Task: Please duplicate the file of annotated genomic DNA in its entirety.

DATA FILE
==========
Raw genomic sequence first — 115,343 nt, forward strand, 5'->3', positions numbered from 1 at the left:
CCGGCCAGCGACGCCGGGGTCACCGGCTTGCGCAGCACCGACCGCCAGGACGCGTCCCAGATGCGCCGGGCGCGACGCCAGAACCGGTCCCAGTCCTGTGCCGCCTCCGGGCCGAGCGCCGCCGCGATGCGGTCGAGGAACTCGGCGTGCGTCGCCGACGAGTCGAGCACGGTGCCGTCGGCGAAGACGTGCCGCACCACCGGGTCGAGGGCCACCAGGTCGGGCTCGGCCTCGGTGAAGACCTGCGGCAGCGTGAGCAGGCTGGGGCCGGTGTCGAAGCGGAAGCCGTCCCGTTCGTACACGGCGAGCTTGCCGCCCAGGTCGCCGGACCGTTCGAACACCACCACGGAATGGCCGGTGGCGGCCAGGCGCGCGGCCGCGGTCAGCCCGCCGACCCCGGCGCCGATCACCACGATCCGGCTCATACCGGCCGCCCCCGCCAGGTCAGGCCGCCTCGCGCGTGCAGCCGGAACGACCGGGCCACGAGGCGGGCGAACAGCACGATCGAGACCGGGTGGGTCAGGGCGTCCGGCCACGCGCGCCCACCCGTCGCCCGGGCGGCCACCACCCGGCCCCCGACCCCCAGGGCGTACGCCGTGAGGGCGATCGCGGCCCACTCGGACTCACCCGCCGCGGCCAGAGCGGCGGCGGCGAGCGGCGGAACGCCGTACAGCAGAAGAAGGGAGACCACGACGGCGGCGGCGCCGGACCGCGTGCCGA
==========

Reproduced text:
Raw genomic sequence first — 115,343 nt, forward strand, 5'->3', positions numbered from 1 at the left:
CCGGCCAGCGACGCCGGGGTCACCGGCTTGCGCAGCACCGACCGCCAGGACGCGTCCCAGATGCGCCGGGCGCGACGCCAGAACCGGTCCCAGTCCTGTGCCGCCTCCGGGCCGAGCGCCGCCGCGATGCGGTCGAGGAACTCGGCGTGCGTCGCCGACGAGTCGAGCACGGTGCCGTCGGCGAAGACGTGCCGCACCACCGGGTCGAGGGCCACCAGGTCGGGCTCGGCCTCGGTGAAGACCTGCGGCAGCGTGAGCAGGCTGGGGCCGGTGTCGAAGCGGAAGCCGTCCCGTTCGTACACGGCGAGCTTGCCGCCCAGGTCGCCGGACCGTTCGAACACCACCACGGAATGGCCGGTGGCGGCCAGGCGCGCGGCCGCGGTCAGCCCGCCGACCCCGGCGCCGATCACCACGATCCGGCTCATACCGGCCGCCCCCGCCAGGTCAGGCCGCCTCGCGCGTGCAGCCGGAACGACCGGGCCACGAGGCGGGCGAACAGCACGATCGAGACCGGGTGGGTCAGGGCGTCCGGCCACGCGCGCCCACCCGTCGCCCGGGCGGCCACCACCCGGCCCCCGACCCCCAGGGCGTACGCCGTGAGGGCGATCGCGGCCCACTCGGACTCACCCGCCGCGGCCAGAGCGGCGGCGGCGAGCGGCGGAACGCCGTACAGCAGAAGAAGGGAGACCACGACGGCGGCGGCGCCGGACCGCGTGCCGA